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:lol::lol::lol: Enginedriver!! Why are you playing with 'planes' anyway mate??? This is a forum for trains not planes!!! :lol::lol::lol::lol:

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Well that's it, unless I can get hold of some more postcrete tomorrow construction will come to an end. It's bitter sweet, I haven't managed as much as I'd hoped due to feeling rough, but also pretty chuffed with what I've achieved. I'm starting to get a better visual in my head now as to how it will look.

Seeing how high out of the ground the last post is (about a 1/4 of the way to the shed), the height at which the track enters the shed looks as though it will be about a foot higher than I first thought. This will be good as it'll still be low enough to have a workbench over the layout, but high enough to be able to sit on a chair rather than kneeling.

Stuff I've learnt:

1) I miss spending time out doors - ironic when I work for the Wildlife Trusts!

2) Postcrete is brilliant stuff

3) It appears the garden is a limestone quarry throughout

4) I hate limestone

I really hate limestone...

20160226_162928.jpg.0535ee32b6b3dd7de0a36b3340c16061.jpg

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A good start Shaun. It will soon start looking like a railway once you get those plywood tops on.

Hasn't the week gone by quickly? At least it stayed fine for you although it's forecast to change next week, or so they say.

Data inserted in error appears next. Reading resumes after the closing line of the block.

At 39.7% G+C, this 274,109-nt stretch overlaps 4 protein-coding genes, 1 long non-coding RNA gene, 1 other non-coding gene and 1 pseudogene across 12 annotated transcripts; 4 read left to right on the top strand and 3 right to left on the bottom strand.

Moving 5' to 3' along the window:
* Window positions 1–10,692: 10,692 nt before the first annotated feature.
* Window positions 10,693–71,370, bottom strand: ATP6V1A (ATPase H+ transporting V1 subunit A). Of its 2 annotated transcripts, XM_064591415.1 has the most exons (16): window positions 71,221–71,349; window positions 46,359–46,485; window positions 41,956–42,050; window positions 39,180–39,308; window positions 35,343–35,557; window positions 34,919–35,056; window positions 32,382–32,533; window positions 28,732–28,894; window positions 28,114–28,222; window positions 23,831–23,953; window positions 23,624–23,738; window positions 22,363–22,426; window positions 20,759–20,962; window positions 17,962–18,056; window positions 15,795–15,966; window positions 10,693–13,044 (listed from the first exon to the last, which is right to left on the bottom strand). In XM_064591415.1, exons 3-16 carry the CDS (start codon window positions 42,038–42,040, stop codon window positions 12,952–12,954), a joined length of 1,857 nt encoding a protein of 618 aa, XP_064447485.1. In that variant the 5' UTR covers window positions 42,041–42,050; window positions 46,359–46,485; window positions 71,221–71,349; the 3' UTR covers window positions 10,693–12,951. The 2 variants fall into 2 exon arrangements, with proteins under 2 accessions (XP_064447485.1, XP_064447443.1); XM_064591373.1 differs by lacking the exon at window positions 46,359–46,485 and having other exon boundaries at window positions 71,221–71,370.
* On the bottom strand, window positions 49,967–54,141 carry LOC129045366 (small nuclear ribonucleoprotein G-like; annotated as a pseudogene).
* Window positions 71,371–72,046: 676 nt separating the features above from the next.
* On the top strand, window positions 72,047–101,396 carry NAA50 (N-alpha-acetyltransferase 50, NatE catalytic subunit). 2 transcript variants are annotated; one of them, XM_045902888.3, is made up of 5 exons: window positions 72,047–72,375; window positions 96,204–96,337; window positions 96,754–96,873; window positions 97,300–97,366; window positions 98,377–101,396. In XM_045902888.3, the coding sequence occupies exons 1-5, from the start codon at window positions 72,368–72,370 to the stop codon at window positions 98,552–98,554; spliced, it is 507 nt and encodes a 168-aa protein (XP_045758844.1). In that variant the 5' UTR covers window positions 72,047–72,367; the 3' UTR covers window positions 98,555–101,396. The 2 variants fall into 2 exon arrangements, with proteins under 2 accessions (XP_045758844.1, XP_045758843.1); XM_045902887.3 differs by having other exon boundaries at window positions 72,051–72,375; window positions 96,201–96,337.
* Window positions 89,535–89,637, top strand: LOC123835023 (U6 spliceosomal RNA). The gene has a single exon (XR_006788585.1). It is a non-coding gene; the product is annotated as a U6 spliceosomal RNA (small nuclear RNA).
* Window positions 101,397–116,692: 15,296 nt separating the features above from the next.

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I have come into this whole thing a bit green - I massively underestimated how much this was all going to cost in both time and money when I first started.

Well, to be fair, if I stick with what I had in my head then it'll still be the same (a loop around the garden with a fiddle yard in the shed), but now getting deeper into it I want to add in additional points, electrofrogs and automation so now need to include polarity switchers, accessory decoders and motors - all adding to the cost.

So, the plan has now had a bit of a revision and I've broken it up into phases. The reason for me doing this is I don't want to attempt to do the whole thing in one go, get disheartened when all that's happening is hard work and expense (added to the fact that no trains are running), and give up. Breaking it down like this allows me to have trains running right from the end of Phase 1, with additional phases then being expansions to the original layout.

Phase 3[/b]

Add posts and run the track around the rest of the garden and join up the outer track with the shed section

Phase 4

Convert the shed fiddle yard into the original plan to allow for two line running.

Phase 5

Install "point" motors and decoders to the layout.

So that's the plan in a nutshell, hopefully achievable this time! Now that construction has started I may have to start a new thread in the 'Members Garden Railways' section but I've been putting that off as a) it'll mean things are getting real, and b) I've yet to come up with a name for the line. I have a feeling though that as the majority of initial locos are going to be from the Hornby Thomas and Friends range and the station being based on Edward's Station, it'll have something to do with Sodor :)

revisedplan.jpg

 

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It's a wise decision to build in phases or, if you're like me, in annual terms :oops:

It's all too easy to underestimate the amount of work required in order to provide a suitable base for your layout, not to mention the time needed to complete it and most importantly, the costs of so doing.

I've had some fun times running trains back and forth along my completed sections but it's not the same as being able to sit back and watch them running round. If you can't get some enjoyment from what you've been doing then interest will quickly wane and before you know it the whole project will be abandoned. So yes, start with a small 'phase' and by building a circular section you will at least have somewhere to run some trains.